Wheels vs. Tracks: The Debate Over Compact Loaders – Part 3

April 4, 2015

Freewheeling Toward the Future
Together, the skid steer and the compact track loader are an integral part of the industry, making up 40% of the construction and excavation market. Despite the rising popularity of the CTL, skid steers remain the top seller—although that might be changing. Pointing out that the CTL is newer, Hughes believes the industry is just beginning to understand how to utilize it and suggests that track loaders should supplement fleets, not replace skid steers. The industry seems to be catching on. “Growth [of the CTL market] is starting to outstrip skid steers,” he says.

However, the advent of the CTL era doesn’t ring the death knell for the skid steer. Giorgianni considers it the “Swiss Army knife” of the construction industry and a vital entry-level piece of equipment for new contractors. He still believes skid steers may be better suited for long-term jobs. “Maintenance costs are lower, they’re faster, they can do tight turns and they minimize ground disturbance, which makes them particularly good for landscaping applications.” Landscaping is a common application for skid steers, but Steger says they’re also adaptable to perform “some residential excavation” and are suited for agricultural applications, from feedlots to vineyards.

Caterpillar is the only manufacturer that can provide a best-fit traction solution from one of three traction platforms: a skid-steer loader, a multiterrain loader, or a compact track loader. These options allow a customer’s application to be matched with the correct machine in order to provide the solution offering the highest productivity, for his application, with the lowest owning-and-operating cost. Whether tracks or wheels, each solution provides unique advantages.

Popular Case models 450 and 465 are also effective for work on roads or bridges, according to Hughes, because of their mechanically self-leveling loader linkage. In addition, he says, they have the fastest cycle times on the market, and their high-horsepower engines—83 net horsepower—provide exceptional torque and lift capacity.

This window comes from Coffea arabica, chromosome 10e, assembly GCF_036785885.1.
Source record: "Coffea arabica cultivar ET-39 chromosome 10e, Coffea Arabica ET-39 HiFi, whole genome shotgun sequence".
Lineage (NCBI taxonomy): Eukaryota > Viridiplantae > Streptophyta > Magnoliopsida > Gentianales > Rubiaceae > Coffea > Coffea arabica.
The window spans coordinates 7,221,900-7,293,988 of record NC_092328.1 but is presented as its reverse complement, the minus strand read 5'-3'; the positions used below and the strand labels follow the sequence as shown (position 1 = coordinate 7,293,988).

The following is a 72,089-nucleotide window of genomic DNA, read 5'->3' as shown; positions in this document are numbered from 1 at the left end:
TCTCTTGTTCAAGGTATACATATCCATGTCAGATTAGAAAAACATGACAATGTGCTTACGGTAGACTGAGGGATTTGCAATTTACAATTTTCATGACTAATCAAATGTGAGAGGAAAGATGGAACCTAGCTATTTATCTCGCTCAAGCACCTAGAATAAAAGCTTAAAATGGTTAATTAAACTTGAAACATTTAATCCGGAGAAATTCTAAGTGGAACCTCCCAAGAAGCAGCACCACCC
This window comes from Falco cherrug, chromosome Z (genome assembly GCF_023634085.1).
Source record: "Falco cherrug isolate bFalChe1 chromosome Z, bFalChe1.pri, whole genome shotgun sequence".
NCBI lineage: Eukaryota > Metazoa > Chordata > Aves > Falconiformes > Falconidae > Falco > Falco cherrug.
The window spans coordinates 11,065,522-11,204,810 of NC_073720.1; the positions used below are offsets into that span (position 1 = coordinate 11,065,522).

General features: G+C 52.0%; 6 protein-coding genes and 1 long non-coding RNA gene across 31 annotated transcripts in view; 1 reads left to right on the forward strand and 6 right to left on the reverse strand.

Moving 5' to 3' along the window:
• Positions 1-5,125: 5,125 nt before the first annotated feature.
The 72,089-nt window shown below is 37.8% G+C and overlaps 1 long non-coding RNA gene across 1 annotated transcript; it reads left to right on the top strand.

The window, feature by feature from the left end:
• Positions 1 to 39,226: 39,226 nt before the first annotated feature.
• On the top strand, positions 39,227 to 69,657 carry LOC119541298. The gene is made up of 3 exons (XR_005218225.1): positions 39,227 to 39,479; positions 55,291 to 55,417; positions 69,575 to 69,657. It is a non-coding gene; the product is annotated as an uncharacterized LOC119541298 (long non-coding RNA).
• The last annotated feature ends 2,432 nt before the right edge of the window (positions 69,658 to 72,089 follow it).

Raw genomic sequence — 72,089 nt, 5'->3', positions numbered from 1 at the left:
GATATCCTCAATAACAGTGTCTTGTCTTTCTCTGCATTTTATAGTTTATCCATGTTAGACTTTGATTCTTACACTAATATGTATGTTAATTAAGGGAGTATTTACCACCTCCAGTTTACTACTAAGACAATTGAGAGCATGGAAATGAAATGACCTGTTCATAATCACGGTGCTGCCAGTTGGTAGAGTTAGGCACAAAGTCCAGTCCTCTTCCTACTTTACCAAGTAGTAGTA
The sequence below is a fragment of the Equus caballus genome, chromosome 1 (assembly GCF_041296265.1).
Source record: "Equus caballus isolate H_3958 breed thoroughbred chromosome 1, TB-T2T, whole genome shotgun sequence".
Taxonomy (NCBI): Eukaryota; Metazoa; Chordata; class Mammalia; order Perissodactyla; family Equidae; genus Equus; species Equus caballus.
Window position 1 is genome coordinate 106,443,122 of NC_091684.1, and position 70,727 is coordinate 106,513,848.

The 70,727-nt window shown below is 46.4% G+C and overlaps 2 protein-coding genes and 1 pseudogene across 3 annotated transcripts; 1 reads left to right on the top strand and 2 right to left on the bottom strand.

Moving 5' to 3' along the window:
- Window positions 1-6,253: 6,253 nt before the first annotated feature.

Skid steers continue to offer many advantages. Because they can do “spin turns,” they can speed up work and work in tighter areas, adding to their versatility. Hughes says they’re simply more effective in ground conditions that are more damaging. “Stone wears out track, but wheels roll over it.”

Another advantage they have is in the used market, where resale values are well established and names are known. “The used market for skid steers is visible and dynamic,” Murphy says.

Fitzgerald considers the skid steer a better choice for multitasking, multi-operator, utility duties, as opposed to the CTL, which “tends to be more of a production machine.” Murphy agrees. “If versatility is key, a skid steer is the best choice. If production is important, a CTL is the better choice. The more specialized and consistent the application, the more a CTL makes sense, but for versatility, transport and modest investment, a skid steer is the place to start.” In fact, he recommends most contractors start with a skid steer, eventually graduating to a compact wheel loader if they get big enough. “A compact wheel loader [CWL] can do things a skid steer can’t.”

The skid steer can’t stockpile, because it’s too closely coupled, but a CWL can. The compact wheel loader can load and carry because of its wider wheelbase, which also provides a smoother ride and more stability. It features a higher payload and larger bucket capacity, and has higher ground speed—more than double that of a skid steer, up to 22 miles per hour. They are more stable and have better lift because of the amount of track on the ground and the weight of the undercarriage.

Popular New Holland compact wheel loader models include the W50B and W80B, although Murphy estimates that they still sell track loaders 20 to one over wheel loaders (and skid steers seven to one over track loaders). “It’s new in North America,” he says. “The market is only one-tenth of the skid-steer market. There’s some growth, but not as fast as the CTL.”

Maybe that’s because “it’s big and expensive,” he speculates. It’s about one-and-a-half times the cost of a skid steer, and maintenance is more expensive than on the skid steer or the CTL. Because it’s 10,000–15,000 pounds heavier than a skid steer, it needs a different trailer; however, it can drive a couple miles to a new jobsite.

On the plus side, the CWL offers a great deal of productivity. Because crawler loaders have a 35% tipping load, they can lift more than skid steers. “It does a better job truck loading because of its reach and wheelbase.” Its longer wheelbase also gives it an advantage over the skid steer in hard digging applications. “The harder the digging,” Murphy says, “the less benefit a skid steer is.”

In addition, Murphy says, it has a nicer cab arrangement for better visibility and there’s more distance between the bucket and operator, enhancing both visibility and safety, particularly at transfer stations, where operators are moving boards and rebar. Since the operator sits high, he can see the work area better. Its superior suspension and enhanced creature comforts provide a better operating environment in poor conditions such as dusty transfer stations or contained agricultural applications. He considers it a valuable addition to a fleet, particularly because it is designed to accept universal skid-steer attachments.